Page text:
Tokusatsu Tuesdays is a regular feature relating to Japanese special effects entertainments and their associated whatsits, and a bridge, so to speak, between ExploderButton.com and its sister site, Eiga · Bouei.
Just a short write-up for all of you this Tuesday. The artwork shared below comes courtesy of a trade ad Toho placed in the September 14th 1966 issue of the industry publication Motion Picture Herald, in which it serves as the back cover image (which is great, as it means I didn’t have to dismember the entire mag just to get a decent picture of it). The sharp two-tone design is a variation on the key poster image Toho produced to advertise the film to international buyers, and which served as the basis for the final theatrical poster art in territories like France and Spain.
The film itself should need little introduction. 1966’s 「フランケンシュタインの怪獣 サンダ対ガイラ」War of the Gargantuas, the kind-of sort-of sequel to the prior year’s 「フランケンシュタイン対地底怪獣バラゴン」Frankenstein Conquers the World, received significant distribution both in theaters and on television worldwide and remains one of the best-known and beloved of Toho’s special effects productions. Toho have a fine all-region Blu-ray available, albeit in Japanese only, and an inexpensive domestic DVD is available which features both the Japanese and American versions.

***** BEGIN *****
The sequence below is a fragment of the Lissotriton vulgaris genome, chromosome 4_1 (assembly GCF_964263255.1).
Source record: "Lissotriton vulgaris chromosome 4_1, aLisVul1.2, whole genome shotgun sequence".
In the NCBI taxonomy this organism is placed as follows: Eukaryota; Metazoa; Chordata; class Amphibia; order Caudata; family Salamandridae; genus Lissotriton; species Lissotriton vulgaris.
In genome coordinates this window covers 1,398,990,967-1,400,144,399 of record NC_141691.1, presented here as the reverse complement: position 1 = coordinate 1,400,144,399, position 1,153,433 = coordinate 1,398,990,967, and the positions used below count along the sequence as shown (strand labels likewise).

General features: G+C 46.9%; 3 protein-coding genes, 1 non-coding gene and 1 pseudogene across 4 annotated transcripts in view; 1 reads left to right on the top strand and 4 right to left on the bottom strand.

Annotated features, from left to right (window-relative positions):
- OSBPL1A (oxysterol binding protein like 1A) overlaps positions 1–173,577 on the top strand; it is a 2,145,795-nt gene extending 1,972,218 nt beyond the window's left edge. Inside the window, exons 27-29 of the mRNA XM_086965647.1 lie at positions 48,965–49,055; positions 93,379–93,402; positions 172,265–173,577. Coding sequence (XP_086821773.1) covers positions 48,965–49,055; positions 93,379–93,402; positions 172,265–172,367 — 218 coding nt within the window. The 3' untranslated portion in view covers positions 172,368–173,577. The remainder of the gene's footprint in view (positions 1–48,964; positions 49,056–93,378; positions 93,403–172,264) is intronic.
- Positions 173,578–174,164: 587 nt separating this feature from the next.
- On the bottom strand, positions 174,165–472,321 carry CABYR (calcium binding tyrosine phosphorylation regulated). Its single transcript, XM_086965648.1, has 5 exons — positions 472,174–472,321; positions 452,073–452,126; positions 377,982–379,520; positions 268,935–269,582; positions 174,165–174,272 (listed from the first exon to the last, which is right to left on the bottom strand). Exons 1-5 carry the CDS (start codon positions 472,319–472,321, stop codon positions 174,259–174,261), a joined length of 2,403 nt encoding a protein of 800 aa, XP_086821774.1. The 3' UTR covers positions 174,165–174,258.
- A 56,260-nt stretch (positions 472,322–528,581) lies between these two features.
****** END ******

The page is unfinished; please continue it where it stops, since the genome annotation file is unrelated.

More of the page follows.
Toho’s international key art speaks well for the film’s charms – two monsters locked in a duel to the death, the military amassed against them and the fate of a city in the balance. The film’s opening attraction – a malevolent giant octopus – even makes an appearance. Perhaps my favorite thing about the piece, however, is how also-ran guest star Kipp Hamilton finagles a third-place credit, right behind genuine stars Russ Tamblyn and Kumi MIZUNO. Hamilton appears briefly to regale audiences with War of the Gargantuas‘ enduring anti-classic lounge tune “The Words Get Stuck in my Throat“, before running afoul of a not-so-jolly green giant. The lamentable number is shared, below the ad, in its DEVOlved version.
Tokusatsu Tuesdays is a regular feature relating to Japanese special effects entertainments and their associated whatsits, and a bridge, so to speak, between ExploderButton and its sister site, Eiga · Bouei.
Out of the string of grim and out-there sci-fi horrors Shochiku Company produced at the tail end of the 1960s, perhaps the grimmest and most out-there of them all was 1968’s 「昆虫大戦争」 Genocide.
A sort of precursor to the ecologically-minded nature-gone-wild horrors of the 1970s, Genocide finds a small island in the South Pacific serving as ground zero for clandestine biological warfare experiments, a wrong-man murder mystery, simmering Vietnam-era East-West tensions, and an apocalyptic revolt of the insect world as well. Drug-addled soldiers descend into trauma-fueled murder frenzies, fifth-columnist hotel managers letch, and scientists elucidate insidious insect intent from out of a groovy psychotropic haze, all while a lost H-bomb ticks ever more ominously away.
Needless to say, Genocide had an awful lot on its plate.